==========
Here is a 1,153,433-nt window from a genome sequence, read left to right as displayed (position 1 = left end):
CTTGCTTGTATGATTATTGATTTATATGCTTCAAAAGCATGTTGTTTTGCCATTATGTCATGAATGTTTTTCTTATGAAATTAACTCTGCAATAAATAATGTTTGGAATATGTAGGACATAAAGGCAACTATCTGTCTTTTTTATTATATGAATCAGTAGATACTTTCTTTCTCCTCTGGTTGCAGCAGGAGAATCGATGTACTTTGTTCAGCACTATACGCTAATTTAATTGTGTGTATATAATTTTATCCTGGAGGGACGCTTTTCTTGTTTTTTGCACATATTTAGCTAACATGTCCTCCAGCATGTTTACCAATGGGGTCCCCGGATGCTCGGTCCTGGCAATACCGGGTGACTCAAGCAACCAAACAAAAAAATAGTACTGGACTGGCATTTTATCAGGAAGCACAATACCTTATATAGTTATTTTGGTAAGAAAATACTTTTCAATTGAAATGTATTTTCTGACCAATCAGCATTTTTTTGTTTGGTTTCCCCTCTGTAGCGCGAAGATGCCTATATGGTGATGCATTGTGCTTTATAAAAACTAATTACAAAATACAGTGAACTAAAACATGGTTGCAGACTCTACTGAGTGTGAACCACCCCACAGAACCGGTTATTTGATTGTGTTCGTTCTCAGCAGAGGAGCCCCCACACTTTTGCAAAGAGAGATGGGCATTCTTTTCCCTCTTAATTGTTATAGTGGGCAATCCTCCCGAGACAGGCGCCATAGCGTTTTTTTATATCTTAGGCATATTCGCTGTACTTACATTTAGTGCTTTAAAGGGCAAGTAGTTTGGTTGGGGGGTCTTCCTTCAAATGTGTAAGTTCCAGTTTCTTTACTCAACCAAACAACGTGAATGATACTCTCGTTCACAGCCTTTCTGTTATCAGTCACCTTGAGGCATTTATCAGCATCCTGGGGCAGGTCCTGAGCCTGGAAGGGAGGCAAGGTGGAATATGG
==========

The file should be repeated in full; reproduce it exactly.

Here is a 1,153,433-nt window from a genome sequence, read left to right as displayed (position 1 = left end):
CTTGCTTGTATGATTATTGATTTATATGCTTCAAAAGCATGTTGTTTTGCCATTATGTCATGAATGTTTTTCTTATGAAATTAACTCTGCAATAAATAATGTTTGGAATATGTAGGACATAAAGGCAACTATCTGTCTTTTTTATTATATGAATCAGTAGATACTTTCTTTCTCCTCTGGTTGCAGCAGGAGAATCGATGTACTTTGTTCAGCACTATACGCTAATTTAATTGTGTGTATATAATTTTATCCTGGAGGGACGCTTTTCTTGTTTTTTGCACATATTTAGCTAACATGTCCTCCAGCATGTTTACCAATGGGGTCCCCGGATGCTCGGTCCTGGCAATACCGGGTGACTCAAGCAACCAAACAAAAAAATAGTACTGGACTGGCATTTTATCAGGAAGCACAATACCTTATATAGTTATTTTGGTAAGAAAATACTTTTCAATTGAAATGTATTTTCTGACCAATCAGCATTTTTTTGTTTGGTTTCCCCTCTGTAGCGCGAAGATGCCTATATGGTGATGCATTGTGCTTTATAAAAACTAATTACAAAATACAGTGAACTAAAACATGGTTGCAGACTCTACTGAGTGTGAACCACCCCACAGAACCGGTTATTTGATTGTGTTCGTTCTCAGCAGAGGAGCCCCCACACTTTTGCAAAGAGAGATGGGCATTCTTTTCCCTCTTAATTGTTATAGTGGGCAATCCTCCCGAGACAGGCGCCATAGCGTTTTTTTATATCTTAGGCATATTCGCTGTACTTACATTTAGTGCTTTAAAGGGCAAGTAGTTTGGTTGGGGGGTCTTCCTTCAAATGTGTAAGTTCCAGTTTCTTTACTCAACCAAACAACGTGAATGATACTCTCGTTCACAGCCTTTCTGTTATCAGTCACCTTGAGGCATTTATCAGCATCCTGGGGCAGGTCCTGAGCCTGGAAGGGAGGCAAGGTGGAATATGG